Americans love a bargain. Getting our money's worth is a national game and, in some quarters, runs to an obsession. Cash-back credit cards, airline miles for just about everything, phone services with no long-distance fees. Extra-value meals are happy meals, and bigger (though less nutritious) than ever.
But are Americans getting a health care bargain? Should the cost of care be information a patient should possess to give informed consent to treatment?
Few patients know that their monthly premium goes for everyone else's care too. What people and their employers pay monthly supports the health plan that delivers care, or sometimes delivers and finances it too. This supports population-based health — the unsung moral basis for managed care. Unsung because Americans have a hard time pulling for public health and cannot see that too little care for someone else could also mean too little care at home.
Neither doctors nor patients usually know the real costs of the medical encounter. Not for the lab tests, or the confirmatory consultation, or the late night phone call for four more Zocor for the patient who calls on his way to Missouri and forgot his meds. All have direct and indirect quantifiable costs.
From a moral perspective, insulating doctors and patients from costs is crazy. Who can make an informed choice or express real preferences or balance competing interests if they are unknown? Who can blame insecure physicians who see practice incomes stagnant or declining, and who eye the annual report of the branded supplement company with respect and wonder?
Separating people from prices distorts moral impulses in a predictable way. Where else do we hear, "It doesn't matter how much it costs — go ahead and buy it. Someone else pays." Maybe on a trip to Disneyland or in a dream. But definitely in a fantasy land.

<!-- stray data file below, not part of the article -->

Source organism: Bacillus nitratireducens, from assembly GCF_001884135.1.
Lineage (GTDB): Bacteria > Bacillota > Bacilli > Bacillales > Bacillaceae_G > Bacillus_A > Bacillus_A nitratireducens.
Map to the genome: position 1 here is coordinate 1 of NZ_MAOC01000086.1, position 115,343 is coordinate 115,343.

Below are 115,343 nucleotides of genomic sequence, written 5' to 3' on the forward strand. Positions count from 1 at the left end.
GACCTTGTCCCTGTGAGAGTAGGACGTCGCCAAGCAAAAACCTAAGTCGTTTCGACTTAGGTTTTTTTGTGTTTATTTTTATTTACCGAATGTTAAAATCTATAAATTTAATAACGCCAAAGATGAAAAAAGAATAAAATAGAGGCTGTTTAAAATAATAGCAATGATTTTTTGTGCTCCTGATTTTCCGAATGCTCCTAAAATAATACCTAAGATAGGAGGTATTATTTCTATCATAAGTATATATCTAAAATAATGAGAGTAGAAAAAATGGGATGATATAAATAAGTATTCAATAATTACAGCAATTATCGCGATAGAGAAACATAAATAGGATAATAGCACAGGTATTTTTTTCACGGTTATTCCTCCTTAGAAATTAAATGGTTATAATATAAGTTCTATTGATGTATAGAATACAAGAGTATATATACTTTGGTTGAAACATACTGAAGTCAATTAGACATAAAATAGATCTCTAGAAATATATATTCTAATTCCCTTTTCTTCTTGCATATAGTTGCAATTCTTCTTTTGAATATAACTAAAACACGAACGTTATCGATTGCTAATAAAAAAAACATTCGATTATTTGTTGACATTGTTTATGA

Who should pay and how they should be allowed to participate in decision making is the real tension in managed care. HCFA began prospective payment for hospital services, and thus the ethical issue of futility was born. (Before HCFA paid prospectively, did anyone talk about futile care at the end of life? Or medical futility near the end of life? No!)
Managed care promoted capitation as a fair payment and delivery mechanism. Thus, extent of coverage and payer status became ethical issues. (Do you remember ever hearing, in 1980, "This is the first hospital admission for this 61-year-old Blue Cross Blue Shield indemnity patient"? Or from a nurse, "She has Aetna. Maybe you should recheck her chem panel this month again"? No!)
If doctors and patients knew exactly how much the components of care cost, perhaps all would choose differently than they do now. Perhaps individual physicians would not cut their prices to HMOs without improving their own productivity. The result is a decline in market share and income.
Informed consent consists of three elements: adequate information, reasonable understanding, and volition. Of course, how much information is adequate, what constitutes reasonableness, and which circumstances are coercive and which are merely persuasive are subject to interpretation.
I think informed consent to ordinary outpatient treatment should include its costs. Why? Here are five reasons.
What's wrong with telling patients how much things cost? Here are five arguments:
It's true that some things are no bargain at any price. The triple-meat Big Mac. The New York pizza with three ZIP codes. Eaters know the cost of their meal. But what they don't know — that their bypasses will be more than 20 grand, and that they are likely to be a direct result of their lifestyles — will kill them.
People who are protected from costs cannot look out for themselves. They cannot know whether they are getting a fair deal, a raw one, or a bargain. Doctors cannot price their services equitably. Patients cannot judge what or how much to buy. But don't tell America that until it pays the bill.